Here come the nanotubes

Carbon Nanotechnologies, which produces carbon nanotubes for IBM and research institutions, plans to expand production, a move that could help jump-start commercial deployment.

Michael Kanellos Staff Writer, CNET News.com
Michael Kanellos is editor at large at CNET News.com, where he covers hardware, research and development, start-ups and the tech industry overseas.
Michael Kanellos
2 min read
Carbon Nanotechnologies, the company that produces carbon nanotubes for IBM and various research institutions, plans to expand production over the next two years, a move that could help jump-start commercial deployment of nanotubes.

The Houston-based company plans to increase production of single-walled carbon nanotubes to around 100 pounds of nanotubes a day, according to Tom Pitstick, director of business development for the company. CNI will also begin erecting a full-scale commercial plant capable of producing 1,000 pounds of tubes a day in 2005.

Right now, the company can produce only around a pound or two a day, and typically makes only around 2 pounds a week.

"We will be able to produce some relatively real volumes in 2004," Pitstick said. Although volumes are low now, the first commercial products featuring CNI's nanotubes will come out later this year.

In the past few years, carbon nanotubes have become the leading celebrity in the world of materials research. Single-walled nanotubes--the kind CNI manufacturers--are microscopic spools of carbon atoms that resemble a single coil of chicken wire. Due to their size and the inherent properties of carbon, the tubes can conduct electricity better than copper and heat better than diamonds, said Hongjie Dai, an associate professor of chemistry at Stanford. They are also flexible yet extremely strong.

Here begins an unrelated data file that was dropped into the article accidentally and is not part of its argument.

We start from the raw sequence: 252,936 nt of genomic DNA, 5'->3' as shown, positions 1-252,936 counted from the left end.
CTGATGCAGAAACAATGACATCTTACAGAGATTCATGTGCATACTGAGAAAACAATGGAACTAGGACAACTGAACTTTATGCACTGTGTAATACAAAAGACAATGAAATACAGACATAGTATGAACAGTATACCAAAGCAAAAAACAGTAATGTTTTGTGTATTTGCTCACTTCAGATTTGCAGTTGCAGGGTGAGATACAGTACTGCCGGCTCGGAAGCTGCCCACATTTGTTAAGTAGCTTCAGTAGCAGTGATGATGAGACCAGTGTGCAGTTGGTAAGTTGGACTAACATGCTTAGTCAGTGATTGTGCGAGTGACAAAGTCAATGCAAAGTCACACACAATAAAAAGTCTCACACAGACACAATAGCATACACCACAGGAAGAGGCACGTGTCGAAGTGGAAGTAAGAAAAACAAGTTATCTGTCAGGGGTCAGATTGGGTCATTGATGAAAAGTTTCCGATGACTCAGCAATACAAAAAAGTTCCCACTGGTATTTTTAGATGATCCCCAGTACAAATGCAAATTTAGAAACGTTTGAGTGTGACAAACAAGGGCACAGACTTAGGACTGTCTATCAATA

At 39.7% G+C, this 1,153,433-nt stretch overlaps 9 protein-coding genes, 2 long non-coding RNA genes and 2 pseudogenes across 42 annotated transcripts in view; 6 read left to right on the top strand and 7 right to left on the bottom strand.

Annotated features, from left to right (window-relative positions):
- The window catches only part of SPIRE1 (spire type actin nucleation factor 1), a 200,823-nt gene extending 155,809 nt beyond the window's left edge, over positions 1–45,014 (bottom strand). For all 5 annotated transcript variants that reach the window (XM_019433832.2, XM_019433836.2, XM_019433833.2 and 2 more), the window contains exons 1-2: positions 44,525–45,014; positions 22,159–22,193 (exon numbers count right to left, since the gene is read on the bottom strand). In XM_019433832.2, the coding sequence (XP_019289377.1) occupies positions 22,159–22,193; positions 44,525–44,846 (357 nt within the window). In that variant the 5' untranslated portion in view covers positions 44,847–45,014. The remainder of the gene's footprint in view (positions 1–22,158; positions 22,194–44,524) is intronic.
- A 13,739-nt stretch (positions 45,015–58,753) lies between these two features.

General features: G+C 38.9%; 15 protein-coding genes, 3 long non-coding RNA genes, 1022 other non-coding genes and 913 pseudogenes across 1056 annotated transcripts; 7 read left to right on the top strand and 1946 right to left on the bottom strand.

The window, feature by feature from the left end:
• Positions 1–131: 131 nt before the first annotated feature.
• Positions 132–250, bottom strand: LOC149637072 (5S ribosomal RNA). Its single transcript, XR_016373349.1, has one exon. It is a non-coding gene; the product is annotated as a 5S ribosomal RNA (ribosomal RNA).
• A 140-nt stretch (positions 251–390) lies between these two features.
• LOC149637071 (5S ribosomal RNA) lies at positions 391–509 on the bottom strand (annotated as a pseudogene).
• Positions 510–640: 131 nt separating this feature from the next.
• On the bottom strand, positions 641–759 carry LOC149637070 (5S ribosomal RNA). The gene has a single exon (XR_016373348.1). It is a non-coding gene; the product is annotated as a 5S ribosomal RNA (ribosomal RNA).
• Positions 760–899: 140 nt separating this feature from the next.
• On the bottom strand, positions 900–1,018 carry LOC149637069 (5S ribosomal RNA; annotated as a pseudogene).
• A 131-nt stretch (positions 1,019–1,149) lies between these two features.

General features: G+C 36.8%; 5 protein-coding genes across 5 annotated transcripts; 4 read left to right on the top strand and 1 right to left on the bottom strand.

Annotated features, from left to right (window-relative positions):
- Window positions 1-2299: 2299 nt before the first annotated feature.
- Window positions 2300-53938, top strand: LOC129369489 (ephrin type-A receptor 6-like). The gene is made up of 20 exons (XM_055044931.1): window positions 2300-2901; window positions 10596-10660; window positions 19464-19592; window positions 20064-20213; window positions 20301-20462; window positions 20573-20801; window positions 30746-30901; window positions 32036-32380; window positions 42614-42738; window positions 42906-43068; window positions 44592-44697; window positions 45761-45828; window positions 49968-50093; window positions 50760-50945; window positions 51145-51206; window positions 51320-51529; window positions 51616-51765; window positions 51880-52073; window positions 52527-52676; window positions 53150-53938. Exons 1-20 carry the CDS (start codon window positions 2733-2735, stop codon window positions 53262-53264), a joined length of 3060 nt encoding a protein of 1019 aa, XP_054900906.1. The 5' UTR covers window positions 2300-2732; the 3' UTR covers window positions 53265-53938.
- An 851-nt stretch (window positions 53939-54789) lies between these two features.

Some of the first commercial applications will involve sticking nanotubes into paints or plastics to allow them to conduct electricity. In this way, lighter plastic parts could replace metal in certain products. Pitstick, in fact, said that the product using CNI's tubes coming later this year is a conductive polymer. Coatings infused with carbon nanotubes could also serve to deflect static electricity or absorb radar.

Years down the road, the tubes could be used to carry signals in optical fibers or replace traditional transistors in semiconductors.

However, the industry is currently stuck with the familiar chicken-and-egg dilemma.

"There are almost no applications for this material today and there are also no plants for producing this material today," Pitstick said. "There is not much capacity."

Carbon nanotubes are also expensive. Currently, CNI charges $500 a gram for the materials. Additionally, techniques for purifying them--sorting good tubes from bad ones--and ways to incorporate tubes into other products need to be perfected. Some of these tasks may require Nobel-quality breakthroughs, said Josh Wolfe, a managing partner at Lux Capital, a venture firm concentrating on nanotechnology

CNI was co-founded by Richard Smalley, a Rice University professor and winner of the 1996 Nobel Prize for chemistry. Rice licenses the technology developed in its labs to CNI.